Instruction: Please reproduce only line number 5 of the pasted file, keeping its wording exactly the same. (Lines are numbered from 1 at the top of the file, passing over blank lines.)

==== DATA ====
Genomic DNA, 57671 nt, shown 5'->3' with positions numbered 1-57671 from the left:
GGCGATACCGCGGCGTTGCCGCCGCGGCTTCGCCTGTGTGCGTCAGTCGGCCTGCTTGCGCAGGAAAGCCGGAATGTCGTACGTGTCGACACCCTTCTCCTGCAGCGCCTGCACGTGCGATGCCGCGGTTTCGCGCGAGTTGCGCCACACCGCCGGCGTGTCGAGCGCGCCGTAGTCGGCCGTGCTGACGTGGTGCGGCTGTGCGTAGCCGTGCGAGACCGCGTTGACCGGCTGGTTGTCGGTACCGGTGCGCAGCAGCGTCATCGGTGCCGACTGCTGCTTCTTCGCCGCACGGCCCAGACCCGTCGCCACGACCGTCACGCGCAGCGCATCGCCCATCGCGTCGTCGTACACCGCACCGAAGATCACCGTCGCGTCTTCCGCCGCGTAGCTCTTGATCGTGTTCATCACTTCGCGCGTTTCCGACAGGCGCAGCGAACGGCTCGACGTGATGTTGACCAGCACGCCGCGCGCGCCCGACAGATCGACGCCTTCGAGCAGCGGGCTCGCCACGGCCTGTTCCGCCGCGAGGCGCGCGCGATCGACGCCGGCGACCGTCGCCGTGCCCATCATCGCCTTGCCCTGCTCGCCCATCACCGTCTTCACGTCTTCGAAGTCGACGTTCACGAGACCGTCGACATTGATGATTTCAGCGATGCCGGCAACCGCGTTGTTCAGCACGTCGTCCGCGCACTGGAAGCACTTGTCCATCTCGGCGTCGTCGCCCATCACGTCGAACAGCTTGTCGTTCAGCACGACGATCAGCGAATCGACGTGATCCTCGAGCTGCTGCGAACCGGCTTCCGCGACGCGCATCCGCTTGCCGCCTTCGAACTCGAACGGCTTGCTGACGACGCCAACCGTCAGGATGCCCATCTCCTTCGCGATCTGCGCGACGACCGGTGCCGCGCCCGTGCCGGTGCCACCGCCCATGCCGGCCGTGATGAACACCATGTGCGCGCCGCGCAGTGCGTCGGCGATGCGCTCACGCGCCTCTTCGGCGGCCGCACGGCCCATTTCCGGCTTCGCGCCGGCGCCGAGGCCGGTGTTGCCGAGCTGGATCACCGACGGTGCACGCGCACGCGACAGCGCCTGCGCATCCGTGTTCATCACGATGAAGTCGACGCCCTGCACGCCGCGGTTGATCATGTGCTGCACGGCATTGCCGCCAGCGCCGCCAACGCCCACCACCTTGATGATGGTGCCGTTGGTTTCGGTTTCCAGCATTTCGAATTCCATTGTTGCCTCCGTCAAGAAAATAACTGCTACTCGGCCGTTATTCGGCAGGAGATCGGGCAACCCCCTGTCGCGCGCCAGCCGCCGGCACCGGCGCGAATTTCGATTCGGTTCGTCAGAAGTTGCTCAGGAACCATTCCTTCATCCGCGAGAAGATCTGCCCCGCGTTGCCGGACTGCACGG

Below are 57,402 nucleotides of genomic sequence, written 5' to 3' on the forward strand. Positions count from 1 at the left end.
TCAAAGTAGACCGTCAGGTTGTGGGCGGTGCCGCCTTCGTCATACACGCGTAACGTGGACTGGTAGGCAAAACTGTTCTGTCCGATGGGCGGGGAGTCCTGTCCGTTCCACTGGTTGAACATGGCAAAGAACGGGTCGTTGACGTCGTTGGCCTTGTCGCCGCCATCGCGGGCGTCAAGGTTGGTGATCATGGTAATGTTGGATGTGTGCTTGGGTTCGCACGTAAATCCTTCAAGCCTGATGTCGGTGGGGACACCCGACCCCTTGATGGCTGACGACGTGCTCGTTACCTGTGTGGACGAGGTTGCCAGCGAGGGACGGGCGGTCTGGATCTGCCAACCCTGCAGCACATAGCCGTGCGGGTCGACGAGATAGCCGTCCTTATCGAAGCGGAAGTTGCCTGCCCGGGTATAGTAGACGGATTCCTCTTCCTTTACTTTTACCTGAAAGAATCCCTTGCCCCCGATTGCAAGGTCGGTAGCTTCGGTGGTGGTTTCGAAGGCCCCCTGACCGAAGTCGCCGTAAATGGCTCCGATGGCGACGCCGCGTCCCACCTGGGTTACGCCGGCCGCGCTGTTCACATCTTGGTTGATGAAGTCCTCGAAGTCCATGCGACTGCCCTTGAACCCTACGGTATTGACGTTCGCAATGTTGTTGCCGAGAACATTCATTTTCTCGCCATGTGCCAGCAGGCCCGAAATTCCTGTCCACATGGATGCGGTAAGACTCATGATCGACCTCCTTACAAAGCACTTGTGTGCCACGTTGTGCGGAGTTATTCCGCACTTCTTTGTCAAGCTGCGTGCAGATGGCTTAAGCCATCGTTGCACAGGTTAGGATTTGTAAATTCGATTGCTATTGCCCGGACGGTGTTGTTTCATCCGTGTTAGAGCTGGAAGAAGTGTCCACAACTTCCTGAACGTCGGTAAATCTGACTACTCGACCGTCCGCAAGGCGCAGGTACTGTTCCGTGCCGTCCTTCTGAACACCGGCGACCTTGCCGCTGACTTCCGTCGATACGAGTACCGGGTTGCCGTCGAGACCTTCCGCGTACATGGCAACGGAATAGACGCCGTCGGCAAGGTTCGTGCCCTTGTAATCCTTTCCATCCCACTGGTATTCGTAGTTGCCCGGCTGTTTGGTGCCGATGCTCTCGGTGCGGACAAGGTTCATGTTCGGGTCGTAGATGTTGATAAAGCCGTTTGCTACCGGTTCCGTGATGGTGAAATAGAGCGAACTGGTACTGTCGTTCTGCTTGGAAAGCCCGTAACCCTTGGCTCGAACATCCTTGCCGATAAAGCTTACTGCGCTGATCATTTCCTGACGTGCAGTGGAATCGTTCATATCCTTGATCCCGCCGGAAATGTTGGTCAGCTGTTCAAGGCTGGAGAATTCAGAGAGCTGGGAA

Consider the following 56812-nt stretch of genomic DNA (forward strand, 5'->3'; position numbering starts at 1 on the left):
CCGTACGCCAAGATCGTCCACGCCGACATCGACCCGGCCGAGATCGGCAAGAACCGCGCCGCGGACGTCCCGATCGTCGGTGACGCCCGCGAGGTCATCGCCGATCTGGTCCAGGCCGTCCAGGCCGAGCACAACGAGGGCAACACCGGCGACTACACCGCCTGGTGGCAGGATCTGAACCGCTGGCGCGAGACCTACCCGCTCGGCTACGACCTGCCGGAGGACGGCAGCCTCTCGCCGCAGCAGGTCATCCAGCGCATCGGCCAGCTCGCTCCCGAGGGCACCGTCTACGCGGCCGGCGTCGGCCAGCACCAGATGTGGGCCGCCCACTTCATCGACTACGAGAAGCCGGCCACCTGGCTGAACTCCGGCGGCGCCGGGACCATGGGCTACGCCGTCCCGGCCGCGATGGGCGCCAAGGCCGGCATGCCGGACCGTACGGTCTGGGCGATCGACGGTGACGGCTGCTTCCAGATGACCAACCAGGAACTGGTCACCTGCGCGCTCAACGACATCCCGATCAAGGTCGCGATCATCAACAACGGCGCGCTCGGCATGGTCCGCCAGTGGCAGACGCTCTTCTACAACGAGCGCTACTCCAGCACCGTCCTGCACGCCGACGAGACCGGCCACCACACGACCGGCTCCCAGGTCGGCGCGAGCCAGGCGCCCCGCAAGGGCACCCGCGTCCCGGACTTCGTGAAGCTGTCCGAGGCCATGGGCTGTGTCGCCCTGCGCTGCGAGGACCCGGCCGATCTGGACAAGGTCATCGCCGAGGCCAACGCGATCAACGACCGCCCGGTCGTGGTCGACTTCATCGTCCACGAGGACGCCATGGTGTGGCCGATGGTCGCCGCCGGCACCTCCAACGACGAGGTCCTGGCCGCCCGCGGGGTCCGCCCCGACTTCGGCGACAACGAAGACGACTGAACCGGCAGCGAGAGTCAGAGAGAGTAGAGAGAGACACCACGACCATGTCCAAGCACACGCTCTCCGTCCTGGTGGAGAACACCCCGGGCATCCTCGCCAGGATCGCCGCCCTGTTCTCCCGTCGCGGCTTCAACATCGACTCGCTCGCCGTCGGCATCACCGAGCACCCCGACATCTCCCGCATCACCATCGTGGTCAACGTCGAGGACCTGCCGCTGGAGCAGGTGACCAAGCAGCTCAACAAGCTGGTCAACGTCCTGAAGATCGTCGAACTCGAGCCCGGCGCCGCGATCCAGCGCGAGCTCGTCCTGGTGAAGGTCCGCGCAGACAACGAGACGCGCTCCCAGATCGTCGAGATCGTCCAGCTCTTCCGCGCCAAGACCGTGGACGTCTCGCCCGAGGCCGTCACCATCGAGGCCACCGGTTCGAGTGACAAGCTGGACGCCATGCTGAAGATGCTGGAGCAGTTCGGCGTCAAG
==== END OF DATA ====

Consider the following 56812-nt stretch of genomic DNA (forward strand, 5'->3'; position numbering starts at 1 on the left):